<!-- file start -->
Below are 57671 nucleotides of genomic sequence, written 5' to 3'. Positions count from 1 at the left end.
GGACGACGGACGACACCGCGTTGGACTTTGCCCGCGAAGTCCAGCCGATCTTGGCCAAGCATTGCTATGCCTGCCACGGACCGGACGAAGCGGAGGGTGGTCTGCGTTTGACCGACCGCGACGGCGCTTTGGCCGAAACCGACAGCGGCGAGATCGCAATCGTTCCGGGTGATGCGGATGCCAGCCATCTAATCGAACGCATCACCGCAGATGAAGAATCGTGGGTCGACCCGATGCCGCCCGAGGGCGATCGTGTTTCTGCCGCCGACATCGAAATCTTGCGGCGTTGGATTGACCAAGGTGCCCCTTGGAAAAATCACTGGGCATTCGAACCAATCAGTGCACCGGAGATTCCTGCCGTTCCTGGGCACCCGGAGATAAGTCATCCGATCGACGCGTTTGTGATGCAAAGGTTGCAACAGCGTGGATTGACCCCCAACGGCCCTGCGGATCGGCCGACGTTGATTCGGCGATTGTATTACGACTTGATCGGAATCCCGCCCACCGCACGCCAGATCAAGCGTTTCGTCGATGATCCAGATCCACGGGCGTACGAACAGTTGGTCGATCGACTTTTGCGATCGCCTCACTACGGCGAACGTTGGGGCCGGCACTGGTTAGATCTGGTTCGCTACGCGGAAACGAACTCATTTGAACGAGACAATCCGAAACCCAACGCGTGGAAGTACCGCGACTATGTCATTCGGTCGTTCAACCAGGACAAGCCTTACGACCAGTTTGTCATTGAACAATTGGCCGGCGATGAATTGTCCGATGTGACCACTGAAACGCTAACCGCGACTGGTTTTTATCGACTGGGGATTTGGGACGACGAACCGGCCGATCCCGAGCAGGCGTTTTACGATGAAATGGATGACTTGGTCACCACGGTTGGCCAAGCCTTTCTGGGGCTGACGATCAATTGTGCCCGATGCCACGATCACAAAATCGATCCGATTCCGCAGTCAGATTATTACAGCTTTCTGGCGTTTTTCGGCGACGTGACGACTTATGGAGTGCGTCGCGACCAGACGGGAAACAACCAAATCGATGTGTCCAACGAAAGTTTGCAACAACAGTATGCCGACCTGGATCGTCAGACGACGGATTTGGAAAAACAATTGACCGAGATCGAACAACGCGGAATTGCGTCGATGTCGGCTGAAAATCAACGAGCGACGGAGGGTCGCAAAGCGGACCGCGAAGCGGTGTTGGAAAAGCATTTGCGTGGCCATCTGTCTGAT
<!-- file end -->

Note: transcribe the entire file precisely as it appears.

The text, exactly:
Below are 57671 nucleotides of genomic sequence, written 5' to 3'. Positions count from 1 at the left end.
GGACGACGGACGACACCGCGTTGGACTTTGCCCGCGAAGTCCAGCCGATCTTGGCCAAGCATTGCTATGCCTGCCACGGACCGGACGAAGCGGAGGGTGGTCTGCGTTTGACCGACCGCGACGGCGCTTTGGCCGAAACCGACAGCGGCGAGATCGCAATCGTTCCGGGTGATGCGGATGCCAGCCATCTAATCGAACGCATCACCGCAGATGAAGAATCGTGGGTCGACCCGATGCCGCCCGAGGGCGATCGTGTTTCTGCCGCCGACATCGAAATCTTGCGGCGTTGGATTGACCAAGGTGCCCCTTGGAAAAATCACTGGGCATTCGAACCAATCAGTGCACCGGAGATTCCTGCCGTTCCTGGGCACCCGGAGATAAGTCATCCGATCGACGCGTTTGTGATGCAAAGGTTGCAACAGCGTGGATTGACCCCCAACGGCCCTGCGGATCGGCCGACGTTGATTCGGCGATTGTATTACGACTTGATCGGAATCCCGCCCACCGCACGCCAGATCAAGCGTTTCGTCGATGATCCAGATCCACGGGCGTACGAACAGTTGGTCGATCGACTTTTGCGATCGCCTCACTACGGCGAACGTTGGGGCCGGCACTGGTTAGATCTGGTTCGCTACGCGGAAACGAACTCATTTGAACGAGACAATCCGAAACCCAACGCGTGGAAGTACCGCGACTATGTCATTCGGTCGTTCAACCAGGACAAGCCTTACGACCAGTTTGTCATTGAACAATTGGCCGGCGATGAATTGTCCGATGTGACCACTGAAACGCTAACCGCGACTGGTTTTTATCGACTGGGGATTTGGGACGACGAACCGGCCGATCCCGAGCAGGCGTTTTACGATGAAATGGATGACTTGGTCACCACGGTTGGCCAAGCCTTTCTGGGGCTGACGATCAATTGTGCCCGATGCCACGATCACAAAATCGATCCGATTCCGCAGTCAGATTATTACAGCTTTCTGGCGTTTTTCGGCGACGTGACGACTTATGGAGTGCGTCGCGACCAGACGGGAAACAACCAAATCGATGTGTCCAACGAAAGTTTGCAACAACAGTATGCCGACCTGGATCGTCAGACGACGGATTTGGAAAAACAATTGACCGAGATCGAACAACGCGGAATTGCGTCGATGTCGGCTGAAAATCAACGAGCGACGGAGGGTCGCAAAGCGGACCGCGAAGCGGTGTTGGAAAAGCATTTGCGTGGCCATCTGTCTGAT